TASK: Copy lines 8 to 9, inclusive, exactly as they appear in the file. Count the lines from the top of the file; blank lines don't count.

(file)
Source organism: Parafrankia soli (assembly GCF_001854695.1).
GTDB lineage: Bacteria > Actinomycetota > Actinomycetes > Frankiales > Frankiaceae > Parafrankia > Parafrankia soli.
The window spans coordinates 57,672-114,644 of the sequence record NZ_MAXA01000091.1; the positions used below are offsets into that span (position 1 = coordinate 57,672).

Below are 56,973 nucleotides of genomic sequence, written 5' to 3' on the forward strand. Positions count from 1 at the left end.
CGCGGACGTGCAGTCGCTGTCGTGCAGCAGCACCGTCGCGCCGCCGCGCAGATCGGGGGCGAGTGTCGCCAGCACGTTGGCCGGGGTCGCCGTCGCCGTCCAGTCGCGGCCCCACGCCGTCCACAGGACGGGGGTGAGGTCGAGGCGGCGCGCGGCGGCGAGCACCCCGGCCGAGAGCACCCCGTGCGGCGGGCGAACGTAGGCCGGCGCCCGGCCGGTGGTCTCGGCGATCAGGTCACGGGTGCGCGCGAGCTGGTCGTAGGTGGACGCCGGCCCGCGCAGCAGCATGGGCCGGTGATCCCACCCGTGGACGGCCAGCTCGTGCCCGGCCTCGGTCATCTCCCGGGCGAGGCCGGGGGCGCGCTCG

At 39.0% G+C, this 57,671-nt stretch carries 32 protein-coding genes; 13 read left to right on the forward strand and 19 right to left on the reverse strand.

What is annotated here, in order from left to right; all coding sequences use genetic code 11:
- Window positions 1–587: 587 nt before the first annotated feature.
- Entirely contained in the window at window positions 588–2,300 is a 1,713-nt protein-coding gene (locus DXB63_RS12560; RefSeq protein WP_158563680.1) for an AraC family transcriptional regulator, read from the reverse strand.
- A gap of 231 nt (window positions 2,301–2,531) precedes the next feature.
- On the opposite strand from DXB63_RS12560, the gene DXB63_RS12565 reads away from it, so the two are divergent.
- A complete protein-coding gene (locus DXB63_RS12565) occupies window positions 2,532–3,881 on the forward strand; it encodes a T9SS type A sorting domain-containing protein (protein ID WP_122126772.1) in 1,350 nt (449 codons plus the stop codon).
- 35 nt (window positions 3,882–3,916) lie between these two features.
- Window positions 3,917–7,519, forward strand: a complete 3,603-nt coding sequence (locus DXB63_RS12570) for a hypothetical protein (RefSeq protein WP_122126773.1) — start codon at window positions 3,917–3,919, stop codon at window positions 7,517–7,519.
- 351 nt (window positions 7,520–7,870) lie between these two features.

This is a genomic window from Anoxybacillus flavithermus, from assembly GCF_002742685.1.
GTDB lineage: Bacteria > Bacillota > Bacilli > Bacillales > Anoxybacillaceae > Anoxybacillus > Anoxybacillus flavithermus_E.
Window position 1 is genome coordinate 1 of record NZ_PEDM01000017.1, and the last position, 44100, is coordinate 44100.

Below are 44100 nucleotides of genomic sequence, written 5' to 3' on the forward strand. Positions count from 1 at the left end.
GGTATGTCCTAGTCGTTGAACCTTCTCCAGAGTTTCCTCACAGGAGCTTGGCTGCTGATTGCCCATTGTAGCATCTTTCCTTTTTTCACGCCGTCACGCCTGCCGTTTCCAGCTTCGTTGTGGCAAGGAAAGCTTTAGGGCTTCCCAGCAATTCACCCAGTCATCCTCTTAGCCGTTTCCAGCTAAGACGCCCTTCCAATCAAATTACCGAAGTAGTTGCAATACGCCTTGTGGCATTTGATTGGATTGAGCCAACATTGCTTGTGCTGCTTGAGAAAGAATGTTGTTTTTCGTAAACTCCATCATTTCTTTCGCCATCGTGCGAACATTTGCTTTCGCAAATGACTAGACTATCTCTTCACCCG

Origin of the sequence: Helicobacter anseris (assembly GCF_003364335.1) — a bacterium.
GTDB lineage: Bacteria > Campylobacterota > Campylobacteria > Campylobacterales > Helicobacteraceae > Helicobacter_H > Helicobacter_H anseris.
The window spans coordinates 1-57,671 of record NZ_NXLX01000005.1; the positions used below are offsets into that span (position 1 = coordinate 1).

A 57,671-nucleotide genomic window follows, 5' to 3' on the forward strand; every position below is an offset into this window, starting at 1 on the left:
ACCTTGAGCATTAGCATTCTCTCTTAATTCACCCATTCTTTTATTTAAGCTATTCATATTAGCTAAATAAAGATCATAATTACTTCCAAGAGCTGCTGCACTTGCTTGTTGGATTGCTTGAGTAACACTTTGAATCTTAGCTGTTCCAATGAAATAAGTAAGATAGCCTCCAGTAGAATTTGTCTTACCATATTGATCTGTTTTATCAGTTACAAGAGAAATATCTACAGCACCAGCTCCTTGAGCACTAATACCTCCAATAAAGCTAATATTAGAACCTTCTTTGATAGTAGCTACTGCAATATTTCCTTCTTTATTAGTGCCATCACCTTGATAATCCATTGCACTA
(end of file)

- Window positions 1–587: 587 nt before the first annotated feature.
- Entirely contained in the window at window positions 588–2,300 is a 1,713-nt protein-coding gene (locus DXB63_RS12560; RefSeq protein WP_158563680.1) for an AraC family transcriptional regulator, read from the reverse strand.